Why Lima Is the World's Best Food City, by the Numbers
Fans of Peruvian food like to tell this story: George Auguste Escoffier, the chef who wrote the rules of contemporary French cooking, once decided to rank the world's top cuisines. In his eyes, the best was, of course, French, followed by Chinese, and, in third place, Peruvian. Italian? Spanish? Not even mentioned. While Escoffier may or may not have created this ranking, it's a prophecy fulfilled: Lima, the capital of Peru, is currently the best place in the universe to get a sampling of the highest-ranking restaurant cooking.
The proof is mathematical, if you use the World’s 50 Best Restaurants as a guide. No city on its list has more than three restaurants in the top 50. The four that pose a triple treat are New York, London, Mexico City, and Lima. If you average the rankings of the three restaurants in each city, Lima has the best, lowest score—(15.6)—followed by New York (23.6), Mexico City (26.6), and London (28.3). Indeed, Lima beats New York by eight points. (Note: Before the closing of Noma last week, Copenhagen had three 50 Best spots, too, at an average of 24.3).
Lima is on top because of these great restaurants: Central (No. 4), Maido (No. 13), and Astrid y Gastón (No. 30). Each exemplifies different aspects of Peru’s diverse culture and culinary creativity. In the world economy of restaurants, they also represent a relative bargain: Tasting menus at Central, Maido, and Astrid y Gastón range from $100 to $125. By comparison, dinner at New York’s Eleven Madison Park (No. 3) starts at $295; and at the Ledbury (No. 14) in London, it's $170.
Lima's traffic can be cantankerous, but if you're staying in the seaside Miraflores district, the restaurants are about a 20-minute stroll away. Otherwise, three of the best places to eat in the world are short cab rides from each other.
Astrid y Gastón
This is the haute cuisine spot that first put Peru in the top 50 rankings in 2011, thanks to chef-owner Gastón Acurio. He is a national hero in Peru who is beloved for La Mar, his international chain of cevicherias, and Acurio's name is seriously, and consistently, bandied about during every presidential election. (Acurio denies that he will run for political office.)
Ensconced in a gorgeous old mansion in the exclusive San Isidro district, the restaurant's menu focuses on the country’s long history of intermingling cultures—indigenous pre-Columbian traditions, Spanish, Italian, Chinese, Lebanese, Japanese, and various other immigrant influxes.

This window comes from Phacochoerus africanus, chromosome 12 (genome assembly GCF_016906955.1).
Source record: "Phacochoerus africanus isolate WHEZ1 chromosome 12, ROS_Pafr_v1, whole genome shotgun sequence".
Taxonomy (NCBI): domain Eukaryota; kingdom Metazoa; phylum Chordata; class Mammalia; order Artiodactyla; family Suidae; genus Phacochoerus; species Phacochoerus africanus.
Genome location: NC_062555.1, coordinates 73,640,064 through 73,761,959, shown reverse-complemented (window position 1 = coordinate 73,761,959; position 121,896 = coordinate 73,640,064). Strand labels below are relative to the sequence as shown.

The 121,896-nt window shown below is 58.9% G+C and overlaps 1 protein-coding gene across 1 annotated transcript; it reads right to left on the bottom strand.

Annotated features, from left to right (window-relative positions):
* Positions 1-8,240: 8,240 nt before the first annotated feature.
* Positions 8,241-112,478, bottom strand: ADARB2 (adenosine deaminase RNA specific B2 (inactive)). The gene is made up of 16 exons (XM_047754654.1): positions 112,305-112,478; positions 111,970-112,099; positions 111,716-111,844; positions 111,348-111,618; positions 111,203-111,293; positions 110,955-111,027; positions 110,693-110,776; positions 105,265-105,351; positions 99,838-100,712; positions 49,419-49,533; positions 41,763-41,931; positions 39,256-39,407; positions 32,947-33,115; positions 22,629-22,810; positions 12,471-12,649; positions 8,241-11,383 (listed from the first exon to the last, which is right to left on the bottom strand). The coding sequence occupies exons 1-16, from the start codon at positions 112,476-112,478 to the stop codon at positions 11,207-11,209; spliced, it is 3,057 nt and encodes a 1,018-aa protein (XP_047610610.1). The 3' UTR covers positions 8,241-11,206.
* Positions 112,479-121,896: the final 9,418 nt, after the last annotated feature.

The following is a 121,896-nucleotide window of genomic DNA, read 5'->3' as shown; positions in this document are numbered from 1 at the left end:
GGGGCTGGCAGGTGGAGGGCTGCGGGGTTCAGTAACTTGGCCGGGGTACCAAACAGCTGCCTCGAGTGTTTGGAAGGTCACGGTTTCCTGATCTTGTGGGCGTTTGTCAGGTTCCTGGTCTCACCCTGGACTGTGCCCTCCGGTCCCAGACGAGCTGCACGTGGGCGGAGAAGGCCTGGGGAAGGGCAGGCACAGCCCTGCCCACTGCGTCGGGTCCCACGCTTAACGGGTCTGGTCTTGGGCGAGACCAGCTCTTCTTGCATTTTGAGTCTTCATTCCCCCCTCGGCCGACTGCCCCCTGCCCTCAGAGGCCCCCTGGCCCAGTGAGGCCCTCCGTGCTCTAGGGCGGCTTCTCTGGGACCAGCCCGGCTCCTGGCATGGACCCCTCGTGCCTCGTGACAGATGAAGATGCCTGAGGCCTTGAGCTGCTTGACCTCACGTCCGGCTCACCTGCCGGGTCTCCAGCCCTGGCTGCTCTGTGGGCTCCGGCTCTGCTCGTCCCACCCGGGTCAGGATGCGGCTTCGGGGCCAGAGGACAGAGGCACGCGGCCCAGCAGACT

The tasting menu might begin with what Acurio calls a "messy love affair," assorted amuse-bouches such as sea bass-stuffed empanadas and crab macarons, presented in a serving dish in the shape of a rumpled bed. The dozen or so savory courses that follow are a whimsical expedition through Lima's many migrant communities, including butter with a dollop of Andean honey; guinea pig prepared Peking duck style; tempura egg with lobster; and, at the end, a mighty box of chocolates made with local herbs and such delicacies as coca leaf.
At Maido, chef Mitsuharu Tsumura (nickname, Micha) pays tribute to the country's diverse food scene via visually arresting, delicious nikkei cuisine. Created by Peru's Japanese immigrants, this cooking style is one of the prime reasons this restaurant catapulted up the worldwide rankings (31 points in one year).
You can sit at Maido's sushi bar and have excellent raw fish as well as à la carte selections ranging from ramen to Japanese hot rice dishes. But the tasting menu is key: Micha's 200 Miles menu is a reference to the country’s reach into the Pacific Ocean and the exceptional marine bounty courtesy of cold Humboldt currents, with schools of anchovies, sardines, and mackerel and larger fish, such as tuna. Micha’s creations have a distinctly Peruvian slant—he mixes cream and corn into his ceviche; fashions soba noodles from cassava; and tops sea urchin risotto with avocado and grilled baby corn. It's a gorgeous showcase of nikkei creativity; every cuisine might wish for an ambassador like Micha.
This Miraflores-based destination is the brainchild of Virgilio Martínez Véliz, currently Peruvian cuisine's biggest food name and star of the new season of Netflix’s Chef’s Table. Its incredible centerpiece is a tasting menu arranged by the altitude at which local ingredients are produced—from sea level up 3,000 meters (10,000 feet) to the top of the Andes and back down to the Amazon on the other side of the mountains. The otherworldly dishes may include Andean potatoes redolent with intense muña mint and sprinkled with alpaca heart shavings (11,500 feet); forest "cotton," the fuzzy insides of the giant pacae bean (about 1,000 feet); and scallops transformed into a beautiful meringue-like crust served with super flavorful yellow rocoto peppers (sea level).
In the same way that elBulli's Ferran Adrià, Noma's René Redezepi, and Dan Barber of Blue Hill Stone Barns have expanded their influence by adding a broader philosophical context to their cooking, Martínez—with the help of his sister Malena—has begun what may be an annual conference on concerns about the environment and Peru’s indigenous peoples. After all, the best dishes are food for thought.